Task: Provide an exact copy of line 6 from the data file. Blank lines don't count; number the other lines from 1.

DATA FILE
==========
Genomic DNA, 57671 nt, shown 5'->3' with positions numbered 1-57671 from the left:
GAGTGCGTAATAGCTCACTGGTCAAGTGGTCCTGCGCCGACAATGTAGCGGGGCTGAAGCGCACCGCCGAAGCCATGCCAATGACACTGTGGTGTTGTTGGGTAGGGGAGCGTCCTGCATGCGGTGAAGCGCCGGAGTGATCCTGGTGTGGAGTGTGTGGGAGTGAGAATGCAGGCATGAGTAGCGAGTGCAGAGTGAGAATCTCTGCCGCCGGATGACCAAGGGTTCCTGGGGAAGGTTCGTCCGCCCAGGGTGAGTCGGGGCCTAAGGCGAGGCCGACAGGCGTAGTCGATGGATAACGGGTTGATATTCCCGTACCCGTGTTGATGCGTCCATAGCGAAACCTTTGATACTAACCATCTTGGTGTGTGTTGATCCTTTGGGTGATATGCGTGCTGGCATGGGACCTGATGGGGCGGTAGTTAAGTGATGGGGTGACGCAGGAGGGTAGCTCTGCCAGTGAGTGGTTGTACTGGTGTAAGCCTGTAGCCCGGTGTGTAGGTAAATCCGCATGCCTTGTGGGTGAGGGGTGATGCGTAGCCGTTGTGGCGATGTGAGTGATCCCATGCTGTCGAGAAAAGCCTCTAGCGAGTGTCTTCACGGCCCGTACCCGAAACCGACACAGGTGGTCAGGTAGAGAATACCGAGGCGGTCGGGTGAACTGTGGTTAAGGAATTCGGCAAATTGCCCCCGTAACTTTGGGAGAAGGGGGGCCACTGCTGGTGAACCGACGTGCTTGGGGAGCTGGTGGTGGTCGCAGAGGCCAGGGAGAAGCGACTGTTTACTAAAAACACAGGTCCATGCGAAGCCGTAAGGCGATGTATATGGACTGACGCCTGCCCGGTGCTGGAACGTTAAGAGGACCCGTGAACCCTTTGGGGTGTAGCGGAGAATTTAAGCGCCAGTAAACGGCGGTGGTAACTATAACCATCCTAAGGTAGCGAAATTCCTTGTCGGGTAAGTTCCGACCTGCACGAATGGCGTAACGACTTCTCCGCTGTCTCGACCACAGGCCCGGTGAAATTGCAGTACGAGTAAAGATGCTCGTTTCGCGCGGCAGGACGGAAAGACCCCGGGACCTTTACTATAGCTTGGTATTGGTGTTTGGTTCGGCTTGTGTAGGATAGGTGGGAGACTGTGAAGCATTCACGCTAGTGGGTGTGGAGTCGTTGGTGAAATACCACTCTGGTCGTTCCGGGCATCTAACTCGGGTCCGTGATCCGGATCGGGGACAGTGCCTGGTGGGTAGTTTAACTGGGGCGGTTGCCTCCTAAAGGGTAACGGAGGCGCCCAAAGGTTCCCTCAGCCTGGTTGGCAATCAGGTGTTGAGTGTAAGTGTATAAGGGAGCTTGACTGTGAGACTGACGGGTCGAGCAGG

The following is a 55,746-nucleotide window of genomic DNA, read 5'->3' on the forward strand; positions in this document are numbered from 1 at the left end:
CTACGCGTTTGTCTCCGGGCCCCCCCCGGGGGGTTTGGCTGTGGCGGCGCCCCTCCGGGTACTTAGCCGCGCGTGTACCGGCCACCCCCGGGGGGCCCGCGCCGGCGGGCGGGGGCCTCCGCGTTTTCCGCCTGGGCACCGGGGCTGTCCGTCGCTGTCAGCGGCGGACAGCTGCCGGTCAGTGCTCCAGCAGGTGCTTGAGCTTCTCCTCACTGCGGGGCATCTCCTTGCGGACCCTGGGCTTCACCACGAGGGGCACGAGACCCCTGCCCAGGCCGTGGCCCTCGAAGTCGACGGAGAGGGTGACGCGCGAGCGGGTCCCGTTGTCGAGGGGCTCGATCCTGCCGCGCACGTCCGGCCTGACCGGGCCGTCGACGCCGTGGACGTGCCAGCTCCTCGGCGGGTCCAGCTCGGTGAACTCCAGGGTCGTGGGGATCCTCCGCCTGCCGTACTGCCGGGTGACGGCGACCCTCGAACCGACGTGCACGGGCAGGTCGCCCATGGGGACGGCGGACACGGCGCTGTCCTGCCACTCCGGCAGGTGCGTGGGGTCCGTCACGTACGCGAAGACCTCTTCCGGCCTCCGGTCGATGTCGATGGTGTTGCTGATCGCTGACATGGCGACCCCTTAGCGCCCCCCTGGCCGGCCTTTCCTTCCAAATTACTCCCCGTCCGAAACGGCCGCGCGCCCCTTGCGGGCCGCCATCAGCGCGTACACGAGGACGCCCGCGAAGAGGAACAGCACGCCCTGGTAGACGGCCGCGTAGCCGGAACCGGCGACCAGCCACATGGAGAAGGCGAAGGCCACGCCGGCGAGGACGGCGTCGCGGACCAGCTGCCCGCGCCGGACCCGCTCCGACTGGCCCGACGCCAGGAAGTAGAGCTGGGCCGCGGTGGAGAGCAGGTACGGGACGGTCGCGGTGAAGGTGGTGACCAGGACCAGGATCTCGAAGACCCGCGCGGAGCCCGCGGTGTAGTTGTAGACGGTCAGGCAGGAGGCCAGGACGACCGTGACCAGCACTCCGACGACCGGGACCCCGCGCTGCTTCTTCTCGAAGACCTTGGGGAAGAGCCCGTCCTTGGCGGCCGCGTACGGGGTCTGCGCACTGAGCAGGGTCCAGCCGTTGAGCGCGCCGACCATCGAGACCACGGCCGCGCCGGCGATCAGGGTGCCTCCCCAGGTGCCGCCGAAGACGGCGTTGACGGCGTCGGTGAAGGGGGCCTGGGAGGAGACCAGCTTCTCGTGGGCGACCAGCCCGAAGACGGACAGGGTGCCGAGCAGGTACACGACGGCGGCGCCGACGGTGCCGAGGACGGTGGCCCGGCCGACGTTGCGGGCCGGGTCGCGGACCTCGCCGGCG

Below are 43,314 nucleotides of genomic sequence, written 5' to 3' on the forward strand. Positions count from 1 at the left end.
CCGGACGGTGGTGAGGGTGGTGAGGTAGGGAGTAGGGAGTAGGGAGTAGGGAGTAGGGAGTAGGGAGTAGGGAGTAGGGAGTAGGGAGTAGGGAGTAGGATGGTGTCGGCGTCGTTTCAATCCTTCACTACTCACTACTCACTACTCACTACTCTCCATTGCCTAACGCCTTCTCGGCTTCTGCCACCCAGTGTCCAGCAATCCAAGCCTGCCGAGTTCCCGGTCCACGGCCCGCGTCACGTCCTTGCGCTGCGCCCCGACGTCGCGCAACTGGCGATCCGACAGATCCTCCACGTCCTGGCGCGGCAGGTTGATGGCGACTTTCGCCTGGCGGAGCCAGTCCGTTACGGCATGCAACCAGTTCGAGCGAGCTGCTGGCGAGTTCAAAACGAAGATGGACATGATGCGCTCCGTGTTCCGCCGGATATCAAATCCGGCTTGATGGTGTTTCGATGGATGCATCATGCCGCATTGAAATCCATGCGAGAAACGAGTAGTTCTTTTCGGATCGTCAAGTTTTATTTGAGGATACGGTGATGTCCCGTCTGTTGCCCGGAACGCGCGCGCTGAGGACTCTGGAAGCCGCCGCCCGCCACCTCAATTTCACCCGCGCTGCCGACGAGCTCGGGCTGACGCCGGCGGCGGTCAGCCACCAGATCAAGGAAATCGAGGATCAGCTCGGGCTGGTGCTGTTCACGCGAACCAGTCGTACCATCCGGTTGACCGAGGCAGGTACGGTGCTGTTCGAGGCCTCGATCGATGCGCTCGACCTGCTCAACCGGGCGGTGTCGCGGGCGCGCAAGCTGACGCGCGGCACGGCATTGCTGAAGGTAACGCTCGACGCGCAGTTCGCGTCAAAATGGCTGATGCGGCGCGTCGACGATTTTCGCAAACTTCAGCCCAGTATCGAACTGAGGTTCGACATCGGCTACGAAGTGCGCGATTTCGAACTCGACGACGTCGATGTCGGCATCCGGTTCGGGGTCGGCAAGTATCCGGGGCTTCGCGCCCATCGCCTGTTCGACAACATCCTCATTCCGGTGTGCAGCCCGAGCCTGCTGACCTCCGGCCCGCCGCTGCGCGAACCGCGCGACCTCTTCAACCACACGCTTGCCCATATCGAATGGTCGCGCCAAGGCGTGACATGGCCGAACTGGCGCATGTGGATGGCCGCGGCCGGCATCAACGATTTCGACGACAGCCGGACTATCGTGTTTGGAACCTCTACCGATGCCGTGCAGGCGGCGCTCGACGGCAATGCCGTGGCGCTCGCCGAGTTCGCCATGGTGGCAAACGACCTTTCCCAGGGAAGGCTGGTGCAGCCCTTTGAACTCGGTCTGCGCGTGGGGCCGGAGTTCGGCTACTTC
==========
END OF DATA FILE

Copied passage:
CCGGACGGTGGTGAGGGTGGTGAGGTAGGGAGTAGGGAGTAGGGAGTAGGGAGTAGGGAGTAGGGAGTAGGGAGTAGGGAGTAGGGAGTAGGGAGTAGGATGGTGTCGGCGTCGTTTCAATCCTTCACTACTCACTACTCACTACTCACTACTCTCCATTGCCTAACGCCTTCTCGGCTTCTGCCACCCAGTGTCCAGCAATCCAAGCCTGCCGAGTTCCCGGTCCACGGCCCGCGTCACGTCCTTGCGCTGCGCCCCGACGTCGCGCAACTGGCGATCCGACAGATCCTCCACGTCCTGGCGCGGCAGGTTGATGGCGACTTTCGCCTGGCGGAGCCAGTCCGTTACGGCATGCAACCAGTTCGAGCGAGCTGCTGGCGAGTTCAAAACGAAGATGGACATGATGCGCTCCGTGTTCCGCCGGATATCAAATCCGGCTTGATGGTGTTTCGATGGATGCATCATGCCGCATTGAAATCCATGCGAGAAACGAGTAGTTCTTTTCGGATCGTCAAGTTTTATTTGAGGATACGGTGATGTCCCGTCTGTTGCCCGGAACGCGCGCGCTGAGGACTCTGGAAGCCGCCGCCCGCCACCTCAATTTCACCCGCGCTGCCGACGAGCTCGGGCTGACGCCGGCGGCGGTCAGCCACCAGATCAAGGAAATCGAGGATCAGCTCGGGCTGGTGCTGTTCACGCGAACCAGTCGTACCATCCGGTTGACCGAGGCAGGTACGGTGCTGTTCGAGGCCTCGATCGATGCGCTCGACCTGCTCAACCGGGCGGTGTCGCGGGCGCGCAAGCTGACGCGCGGCACGGCATTGCTGAAGGTAACGCTCGACGCGCAGTTCGCGTCAAAATGGCTGATGCGGCGCGTCGACGATTTTCGCAAACTTCAGCCCAGTATCGAACTGAGGTTCGACATCGGCTACGAAGTGCGCGATTTCGAACTCGACGACGTCGATGTCGGCATCCGGTTCGGGGTCGGCAAGTATCCGGGGCTTCGCGCCCATCGCCTGTTCGACAACATCCTCATTCCGGTGTGCAGCCCGAGCCTGCTGACCTCCGGCCCGCCGCTGCGCGAACCGCGCGACCTCTTCAACCACACGCTTGCCCATATCGAATGGTCGCGCCAAGGCGTGACATGGCCGAACTGGCGCATGTGGATGGCCGCGGCCGGCATCAACGATTTCGACGACAGCCGGACTATCGTGTTTGGAACCTCTACCGATGCCGTGCAGGCGGCGCTCGACGGCAATGCCGTGGCGCTCGCCGAGTTCGCCATGGTGGCAAACGACCTTTCCCAGGGAAGGCTGGTGCAGCCCTTTGAACTCGGTCTGCGCGTGGGGCCGGAGTTCGGCTACTTC